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20 CURSITOR STREET, LONDON, EC4A 1LT, ENGLAND
Tel:
Work 020 7831 9222
Fax:
Fax 020 7831 9607
DX:
138 LONDON CHANCERY LANE WC2
Web:
www.macfarlanes.com

Jonathan Arr

Tel:
Work 020 7831 9222
Email:
Macfarlanes LLP

Work Department

Litigation and dispute resolution

Position

Partner in the litigation group specialising in international contentious trust, probate and succession disputes, high-value family disputes and commercial litigation. The clients for whom he acts range from multinational corporations, international private wealth managers and trust companies through to a diverse spectrum of high-net-worth individuals both from the UK and from South America, Europe and the Middle East.


London: Private client

Contentious trusts and probate

Within: Next generation lawyers

Jonathan Arr - Macfarlanes LLP

Within: Contentious trusts and probate

Macfarlanes LLP ‘has a truly outstanding team from partner level to trainee level’. Charles Lloyd ‘conducts high-value and difficult litigation with charm, urbanity and intelligence’. The ‘organised, very determined and assured’ Jonathan Arr  ‘has established himself as a major presence in the sphere of international trust litigation’. The ‘impressivePiers Barclay , the ‘polished and incisive’ Matthew Pintus  (now a consultant) and the ‘hugely successful’ Simon Day (a senior solicitor) are also recommended. Clients of the ‘completely top-class and extremely professional team’ include beneficiaries, spouses, trustees, financial institutions, entrepreneurs and those with hereditary wealth and protectors. The group regularly deals with some of the largest trusts and estates that often hold prominent businesses, other substantial property holdings and large cash and investment portfolios.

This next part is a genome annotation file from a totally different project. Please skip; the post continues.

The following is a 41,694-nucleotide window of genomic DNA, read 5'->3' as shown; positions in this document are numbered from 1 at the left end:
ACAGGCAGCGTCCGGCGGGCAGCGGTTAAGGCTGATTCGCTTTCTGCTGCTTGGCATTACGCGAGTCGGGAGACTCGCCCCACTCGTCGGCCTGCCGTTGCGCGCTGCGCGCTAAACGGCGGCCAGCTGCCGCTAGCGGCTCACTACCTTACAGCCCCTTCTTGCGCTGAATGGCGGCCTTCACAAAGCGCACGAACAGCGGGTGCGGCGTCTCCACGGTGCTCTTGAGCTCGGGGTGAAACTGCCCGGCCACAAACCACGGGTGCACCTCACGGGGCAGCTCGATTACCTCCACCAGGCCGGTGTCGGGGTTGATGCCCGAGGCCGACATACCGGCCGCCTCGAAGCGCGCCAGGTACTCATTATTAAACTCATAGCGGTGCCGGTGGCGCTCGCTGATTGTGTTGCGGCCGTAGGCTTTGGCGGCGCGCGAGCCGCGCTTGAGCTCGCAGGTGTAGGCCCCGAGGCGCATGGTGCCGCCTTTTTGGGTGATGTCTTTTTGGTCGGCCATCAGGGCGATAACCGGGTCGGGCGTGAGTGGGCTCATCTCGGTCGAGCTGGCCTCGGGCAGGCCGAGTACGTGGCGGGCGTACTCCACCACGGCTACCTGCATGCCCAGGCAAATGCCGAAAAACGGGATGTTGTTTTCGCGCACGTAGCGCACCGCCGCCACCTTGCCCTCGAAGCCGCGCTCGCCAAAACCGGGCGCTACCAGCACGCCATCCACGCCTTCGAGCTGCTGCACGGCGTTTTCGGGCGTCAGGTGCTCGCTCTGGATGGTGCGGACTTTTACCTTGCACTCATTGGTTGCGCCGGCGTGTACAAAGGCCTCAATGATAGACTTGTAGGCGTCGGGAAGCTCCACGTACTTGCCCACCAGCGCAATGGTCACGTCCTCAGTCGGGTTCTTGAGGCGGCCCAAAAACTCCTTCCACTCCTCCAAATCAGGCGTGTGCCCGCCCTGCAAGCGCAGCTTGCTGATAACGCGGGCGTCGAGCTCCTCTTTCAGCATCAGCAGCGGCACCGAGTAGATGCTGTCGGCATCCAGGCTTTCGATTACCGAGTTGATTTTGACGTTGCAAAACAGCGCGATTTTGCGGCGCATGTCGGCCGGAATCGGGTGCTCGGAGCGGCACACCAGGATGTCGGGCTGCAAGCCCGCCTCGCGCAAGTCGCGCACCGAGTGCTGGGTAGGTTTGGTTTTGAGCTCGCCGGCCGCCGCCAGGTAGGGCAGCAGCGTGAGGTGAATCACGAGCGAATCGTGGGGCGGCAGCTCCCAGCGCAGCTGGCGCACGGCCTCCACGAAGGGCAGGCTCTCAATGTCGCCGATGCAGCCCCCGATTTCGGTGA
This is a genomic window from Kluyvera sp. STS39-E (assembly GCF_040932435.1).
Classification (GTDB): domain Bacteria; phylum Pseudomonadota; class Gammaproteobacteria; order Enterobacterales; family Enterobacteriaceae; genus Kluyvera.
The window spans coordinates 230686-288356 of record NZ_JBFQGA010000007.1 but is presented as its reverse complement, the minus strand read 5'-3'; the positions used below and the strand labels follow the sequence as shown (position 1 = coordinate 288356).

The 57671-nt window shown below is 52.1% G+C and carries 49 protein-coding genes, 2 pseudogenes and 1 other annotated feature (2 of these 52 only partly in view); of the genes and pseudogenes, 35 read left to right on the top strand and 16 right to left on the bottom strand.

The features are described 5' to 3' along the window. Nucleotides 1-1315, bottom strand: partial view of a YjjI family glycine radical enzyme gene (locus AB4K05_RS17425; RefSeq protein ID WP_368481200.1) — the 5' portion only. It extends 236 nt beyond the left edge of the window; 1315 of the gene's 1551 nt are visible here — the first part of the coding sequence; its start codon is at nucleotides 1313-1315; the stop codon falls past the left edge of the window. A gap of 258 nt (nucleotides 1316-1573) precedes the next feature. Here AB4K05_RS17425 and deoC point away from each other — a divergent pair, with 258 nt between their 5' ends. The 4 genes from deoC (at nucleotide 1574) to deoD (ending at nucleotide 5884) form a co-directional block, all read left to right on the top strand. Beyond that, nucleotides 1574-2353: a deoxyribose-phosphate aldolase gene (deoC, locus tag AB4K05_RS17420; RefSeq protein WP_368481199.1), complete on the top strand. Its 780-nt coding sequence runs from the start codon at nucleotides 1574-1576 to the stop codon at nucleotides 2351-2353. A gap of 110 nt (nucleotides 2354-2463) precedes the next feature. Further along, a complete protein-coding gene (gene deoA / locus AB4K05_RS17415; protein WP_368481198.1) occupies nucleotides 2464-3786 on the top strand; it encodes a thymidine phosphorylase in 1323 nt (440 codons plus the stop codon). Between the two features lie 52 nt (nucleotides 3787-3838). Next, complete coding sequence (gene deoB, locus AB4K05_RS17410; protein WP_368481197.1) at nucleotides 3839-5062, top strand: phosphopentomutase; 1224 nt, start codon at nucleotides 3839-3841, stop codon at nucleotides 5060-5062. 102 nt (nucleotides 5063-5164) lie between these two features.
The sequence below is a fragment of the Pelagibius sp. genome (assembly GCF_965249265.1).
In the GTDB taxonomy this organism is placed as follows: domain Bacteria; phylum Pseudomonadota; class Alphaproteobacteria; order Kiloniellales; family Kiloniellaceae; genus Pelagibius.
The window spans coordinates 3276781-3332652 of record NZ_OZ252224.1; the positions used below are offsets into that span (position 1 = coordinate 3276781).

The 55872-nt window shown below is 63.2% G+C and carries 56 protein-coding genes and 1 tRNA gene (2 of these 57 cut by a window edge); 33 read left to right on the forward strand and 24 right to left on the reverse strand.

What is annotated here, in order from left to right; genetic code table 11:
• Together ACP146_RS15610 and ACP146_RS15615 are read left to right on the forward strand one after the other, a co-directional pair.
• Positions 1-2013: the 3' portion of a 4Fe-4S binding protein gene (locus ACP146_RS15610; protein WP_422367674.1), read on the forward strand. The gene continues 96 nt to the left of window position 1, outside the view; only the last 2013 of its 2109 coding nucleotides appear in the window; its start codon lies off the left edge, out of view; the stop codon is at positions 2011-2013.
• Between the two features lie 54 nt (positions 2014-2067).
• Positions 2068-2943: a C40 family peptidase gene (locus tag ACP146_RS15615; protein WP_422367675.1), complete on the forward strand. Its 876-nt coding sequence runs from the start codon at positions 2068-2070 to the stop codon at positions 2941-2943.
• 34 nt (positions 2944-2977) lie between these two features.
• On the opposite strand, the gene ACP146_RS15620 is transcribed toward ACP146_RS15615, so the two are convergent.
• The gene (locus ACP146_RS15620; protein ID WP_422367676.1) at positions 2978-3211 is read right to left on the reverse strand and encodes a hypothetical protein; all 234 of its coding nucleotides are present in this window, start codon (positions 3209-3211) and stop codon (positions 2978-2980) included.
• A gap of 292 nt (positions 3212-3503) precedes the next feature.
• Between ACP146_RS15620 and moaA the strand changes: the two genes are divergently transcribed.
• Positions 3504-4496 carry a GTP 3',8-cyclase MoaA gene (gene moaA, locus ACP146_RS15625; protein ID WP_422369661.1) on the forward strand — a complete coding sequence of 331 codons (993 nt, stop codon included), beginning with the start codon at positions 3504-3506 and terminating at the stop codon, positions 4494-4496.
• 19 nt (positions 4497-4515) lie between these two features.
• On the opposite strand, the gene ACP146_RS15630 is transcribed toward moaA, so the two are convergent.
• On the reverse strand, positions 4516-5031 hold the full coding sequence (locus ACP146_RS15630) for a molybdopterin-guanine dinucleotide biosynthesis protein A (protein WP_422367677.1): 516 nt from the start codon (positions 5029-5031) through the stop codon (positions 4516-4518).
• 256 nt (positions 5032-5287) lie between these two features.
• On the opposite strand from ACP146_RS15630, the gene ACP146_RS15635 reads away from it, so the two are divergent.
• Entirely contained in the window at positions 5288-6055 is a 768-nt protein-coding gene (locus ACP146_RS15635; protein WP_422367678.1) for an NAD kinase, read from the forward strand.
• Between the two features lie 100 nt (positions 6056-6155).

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Legal Developments by:
Macfarlanes LLP

  • Finding the 
right words

    In the recent case of Newbury v Sun Microsystems [2013], the defendant argued that an offer to settle proceedings was ‘in principle' only and that a binding contract could not be formed until further terms had been agreed and a formal contract had been signed. It supported this argument by referring to a statement, in the offer letter, that the settlement was to be ‘recorded in a suitably worded agreement'. 

    - Macfarlanes

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